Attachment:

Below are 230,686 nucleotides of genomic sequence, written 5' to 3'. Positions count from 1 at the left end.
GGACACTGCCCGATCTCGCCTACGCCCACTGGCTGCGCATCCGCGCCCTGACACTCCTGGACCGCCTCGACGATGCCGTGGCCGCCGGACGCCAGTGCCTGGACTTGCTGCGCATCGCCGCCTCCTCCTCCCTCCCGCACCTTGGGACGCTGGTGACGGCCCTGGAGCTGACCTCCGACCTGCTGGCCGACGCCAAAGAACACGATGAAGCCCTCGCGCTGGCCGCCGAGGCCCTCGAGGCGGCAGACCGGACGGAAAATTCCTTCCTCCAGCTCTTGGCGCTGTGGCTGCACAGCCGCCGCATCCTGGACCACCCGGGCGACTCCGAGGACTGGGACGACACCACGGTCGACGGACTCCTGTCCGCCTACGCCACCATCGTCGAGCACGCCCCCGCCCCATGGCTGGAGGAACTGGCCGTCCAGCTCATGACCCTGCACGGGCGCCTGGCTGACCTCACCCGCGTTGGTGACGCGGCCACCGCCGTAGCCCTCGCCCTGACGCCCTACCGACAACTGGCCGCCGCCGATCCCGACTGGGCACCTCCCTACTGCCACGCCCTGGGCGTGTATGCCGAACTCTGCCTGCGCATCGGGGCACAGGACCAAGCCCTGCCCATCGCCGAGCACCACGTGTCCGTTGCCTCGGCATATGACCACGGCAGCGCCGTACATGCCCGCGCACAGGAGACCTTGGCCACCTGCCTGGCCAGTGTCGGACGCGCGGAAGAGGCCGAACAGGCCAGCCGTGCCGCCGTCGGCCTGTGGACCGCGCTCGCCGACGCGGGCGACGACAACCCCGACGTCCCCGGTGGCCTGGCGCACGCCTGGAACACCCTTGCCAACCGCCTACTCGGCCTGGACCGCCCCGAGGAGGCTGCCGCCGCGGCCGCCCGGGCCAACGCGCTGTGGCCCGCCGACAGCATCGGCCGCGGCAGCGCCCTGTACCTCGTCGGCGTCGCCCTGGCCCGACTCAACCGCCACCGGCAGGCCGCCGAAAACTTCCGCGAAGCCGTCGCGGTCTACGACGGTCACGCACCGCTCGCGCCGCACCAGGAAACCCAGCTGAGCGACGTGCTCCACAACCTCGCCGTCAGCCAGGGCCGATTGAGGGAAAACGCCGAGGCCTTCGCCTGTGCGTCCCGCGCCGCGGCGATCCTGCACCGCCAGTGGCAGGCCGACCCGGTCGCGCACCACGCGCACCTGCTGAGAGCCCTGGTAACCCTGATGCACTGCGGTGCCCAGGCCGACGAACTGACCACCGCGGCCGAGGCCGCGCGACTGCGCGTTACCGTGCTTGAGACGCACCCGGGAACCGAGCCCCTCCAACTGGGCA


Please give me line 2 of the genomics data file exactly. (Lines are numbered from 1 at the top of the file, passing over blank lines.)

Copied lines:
GGACACTGCCCGATCTCGCCTACGCCCACTGGCTGCGCATCCGCGCCCTGACACTCCTGGACCGCCTCGACGATGCCGTGGCCGCCGGACGCCAGTGCCTGGACTTGCTGCGCATCGCCGCCTCCTCCTCCCTCCCGCACCTTGGGACGCTGGTGACGGCCCTGGAGCTGACCTCCGACCTGCTGGCCGACGCCAAAGAACACGATGAAGCCCTCGCGCTGGCCGCCGAGGCCCTCGAGGCGGCAGACCGGACGGAAAATTCCTTCCTCCAGCTCTTGGCGCTGTGGCTGCACAGCCGCCGCATCCTGGACCACCCGGGCGACTCCGAGGACTGGGACGACACCACGGTCGACGGACTCCTGTCCGCCTACGCCACCATCGTCGAGCACGCCCCCGCCCCATGGCTGGAGGAACTGGCCGTCCAGCTCATGACCCTGCACGGGCGCCTGGCTGACCTCACCCGCGTTGGTGACGCGGCCACCGCCGTAGCCCTCGCCCTGACGCCCTACCGACAACTGGCCGCCGCCGATCCCGACTGGGCACCTCCCTACTGCCACGCCCTGGGCGTGTATGCCGAACTCTGCCTGCGCATCGGGGCACAGGACCAAGCCCTGCCCATCGCCGAGCACCACGTGTCCGTTGCCTCGGCATATGACCACGGCAGCGCCGTACATGCCCGCGCACAGGAGACCTTGGCCACCTGCCTGGCCAGTGTCGGACGCGCGGAAGAGGCCGAACAGGCCAGCCGTGCCGCCGTCGGCCTGTGGACCGCGCTCGCCGACGCGGGCGACGACAACCCCGACGTCCCCGGTGGCCTGGCGCACGCCTGGAACACCCTTGCCAACCGCCTACTCGGCCTGGACCGCCCCGAGGAGGCTGCCGCCGCGGCCGCCCGGGCCAACGCGCTGTGGCCCGCCGACAGCATCGGCCGCGGCAGCGCCCTGTACCTCGTCGGCGTCGCCCTGGCCCGACTCAACCGCCACCGGCAGGCCGCCGAAAACTTCCGCGAAGCCGTCGCGGTCTACGACGGTCACGCACCGCTCGCGCCGCACCAGGAAACCCAGCTGAGCGACGTGCTCCACAACCTCGCCGTCAGCCAGGGCCGATTGAGGGAAAACGCCGAGGCCTTCGCCTGTGCGTCCCGCGCCGCGGCGATCCTGCACCGCCAGTGGCAGGCCGACCCGGTCGCGCACCACGCGCACCTGCTGAGAGCCCTGGTAACCCTGATGCACTGCGGTGCCCAGGCCGACGAACTGACCACCGCGGCCGAGGCCGCGCGACTGCGCGTTACCGTGCTTGAGACGCACCCGGGAACCGAGCCCCTCCAACTGGGCA